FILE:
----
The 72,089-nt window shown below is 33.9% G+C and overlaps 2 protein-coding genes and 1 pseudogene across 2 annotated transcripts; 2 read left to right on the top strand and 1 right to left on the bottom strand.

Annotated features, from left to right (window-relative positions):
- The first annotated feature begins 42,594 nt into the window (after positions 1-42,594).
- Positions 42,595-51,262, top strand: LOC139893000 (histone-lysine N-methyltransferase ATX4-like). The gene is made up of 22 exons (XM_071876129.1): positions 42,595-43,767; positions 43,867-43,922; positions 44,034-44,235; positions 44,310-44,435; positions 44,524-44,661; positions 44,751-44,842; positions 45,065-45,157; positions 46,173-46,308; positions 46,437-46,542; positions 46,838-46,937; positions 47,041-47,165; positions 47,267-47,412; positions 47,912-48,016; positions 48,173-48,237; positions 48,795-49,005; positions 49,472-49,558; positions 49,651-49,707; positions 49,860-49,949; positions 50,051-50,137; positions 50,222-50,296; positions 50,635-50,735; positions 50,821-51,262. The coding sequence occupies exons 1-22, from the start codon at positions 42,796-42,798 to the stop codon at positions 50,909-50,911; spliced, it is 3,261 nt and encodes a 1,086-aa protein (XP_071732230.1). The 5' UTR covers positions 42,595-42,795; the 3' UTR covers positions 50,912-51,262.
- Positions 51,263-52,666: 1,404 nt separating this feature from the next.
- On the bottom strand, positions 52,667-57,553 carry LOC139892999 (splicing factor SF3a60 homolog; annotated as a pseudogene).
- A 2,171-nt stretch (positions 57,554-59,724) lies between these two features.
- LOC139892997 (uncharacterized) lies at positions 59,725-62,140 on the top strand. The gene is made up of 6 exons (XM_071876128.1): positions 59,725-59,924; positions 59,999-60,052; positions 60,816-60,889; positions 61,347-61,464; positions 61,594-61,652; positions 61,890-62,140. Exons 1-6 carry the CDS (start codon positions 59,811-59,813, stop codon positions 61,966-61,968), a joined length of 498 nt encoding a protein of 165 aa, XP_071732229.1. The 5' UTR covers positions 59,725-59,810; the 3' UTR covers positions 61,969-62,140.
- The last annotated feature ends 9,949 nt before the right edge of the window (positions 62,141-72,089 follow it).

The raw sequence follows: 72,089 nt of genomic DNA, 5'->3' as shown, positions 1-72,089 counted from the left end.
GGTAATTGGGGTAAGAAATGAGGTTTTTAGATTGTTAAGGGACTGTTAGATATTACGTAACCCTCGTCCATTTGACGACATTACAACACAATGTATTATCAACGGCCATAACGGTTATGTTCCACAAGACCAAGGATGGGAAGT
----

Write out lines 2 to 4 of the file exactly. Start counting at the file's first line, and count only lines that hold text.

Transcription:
Annotated features, from left to right (window-relative positions):
- The first annotated feature begins 42,594 nt into the window (after positions 1-42,594).
- Positions 42,595-51,262, top strand: LOC139893000 (histone-lysine N-methyltransferase ATX4-like). The gene is made up of 22 exons (XM_071876129.1): positions 42,595-43,767; positions 43,867-43,922; positions 44,034-44,235; positions 44,310-44,435; positions 44,524-44,661; positions 44,751-44,842; positions 45,065-45,157; positions 46,173-46,308; positions 46,437-46,542; positions 46,838-46,937; positions 47,041-47,165; positions 47,267-47,412; positions 47,912-48,016; positions 48,173-48,237; positions 48,795-49,005; positions 49,472-49,558; positions 49,651-49,707; positions 49,860-49,949; positions 50,051-50,137; positions 50,222-50,296; positions 50,635-50,735; positions 50,821-51,262. The coding sequence occupies exons 1-22, from the start codon at positions 42,796-42,798 to the stop codon at positions 50,909-50,911; spliced, it is 3,261 nt and encodes a 1,086-aa protein (XP_071732230.1). The 5' UTR covers positions 42,595-42,795; the 3' UTR covers positions 50,912-51,262.